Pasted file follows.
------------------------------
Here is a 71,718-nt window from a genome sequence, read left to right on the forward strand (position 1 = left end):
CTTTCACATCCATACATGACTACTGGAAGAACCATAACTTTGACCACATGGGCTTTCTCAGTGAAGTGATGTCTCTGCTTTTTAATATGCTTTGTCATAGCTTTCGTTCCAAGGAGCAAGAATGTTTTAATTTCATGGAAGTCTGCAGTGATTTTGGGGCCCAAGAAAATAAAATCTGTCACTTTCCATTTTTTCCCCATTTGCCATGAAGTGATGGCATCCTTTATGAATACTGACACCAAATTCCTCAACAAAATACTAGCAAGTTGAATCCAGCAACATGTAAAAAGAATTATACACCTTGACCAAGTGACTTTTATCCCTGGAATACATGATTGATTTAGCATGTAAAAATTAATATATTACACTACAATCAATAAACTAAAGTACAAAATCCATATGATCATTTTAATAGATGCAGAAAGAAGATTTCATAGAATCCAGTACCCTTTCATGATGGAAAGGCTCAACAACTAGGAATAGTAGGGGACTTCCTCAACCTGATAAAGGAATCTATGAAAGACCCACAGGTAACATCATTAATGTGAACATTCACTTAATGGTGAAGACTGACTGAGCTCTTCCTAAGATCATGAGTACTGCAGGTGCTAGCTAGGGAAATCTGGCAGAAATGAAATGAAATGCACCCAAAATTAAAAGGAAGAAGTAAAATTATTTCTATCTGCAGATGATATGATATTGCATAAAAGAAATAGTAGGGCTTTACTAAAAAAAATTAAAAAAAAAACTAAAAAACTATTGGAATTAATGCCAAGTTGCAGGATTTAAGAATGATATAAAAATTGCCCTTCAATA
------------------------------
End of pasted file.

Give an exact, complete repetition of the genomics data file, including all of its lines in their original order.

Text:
Here is a 71,718-nt window from a genome sequence, read left to right on the forward strand (position 1 = left end):
CTTTCACATCCATACATGACTACTGGAAGAACCATAACTTTGACCACATGGGCTTTCTCAGTGAAGTGATGTCTCTGCTTTTTAATATGCTTTGTCATAGCTTTCGTTCCAAGGAGCAAGAATGTTTTAATTTCATGGAAGTCTGCAGTGATTTTGGGGCCCAAGAAAATAAAATCTGTCACTTTCCATTTTTTCCCCATTTGCCATGAAGTGATGGCATCCTTTATGAATACTGACACCAAATTCCTCAACAAAATACTAGCAAGTTGAATCCAGCAACATGTAAAAAGAATTATACACCTTGACCAAGTGACTTTTATCCCTGGAATACATGATTGATTTAGCATGTAAAAATTAATATATTACACTACAATCAATAAACTAAAGTACAAAATCCATATGATCATTTTAATAGATGCAGAAAGAAGATTTCATAGAATCCAGTACCCTTTCATGATGGAAAGGCTCAACAACTAGGAATAGTAGGGGACTTCCTCAACCTGATAAAGGAATCTATGAAAGACCCACAGGTAACATCATTAATGTGAACATTCACTTAATGGTGAAGACTGACTGAGCTCTTCCTAAGATCATGAGTACTGCAGGTGCTAGCTAGGGAAATCTGGCAGAAATGAAATGAAATGCACCCAAAATTAAAAGGAAGAAGTAAAATTATTTCTATCTGCAGATGATATGATATTGCATAAAAGAAATAGTAGGGCTTTACTAAAAAAAATTAAAAAAAAAACTAAAAAACTATTGGAATTAATGCCAAGTTGCAGGATTTAAGAATGATATAAAAATTGCCCTTCAATA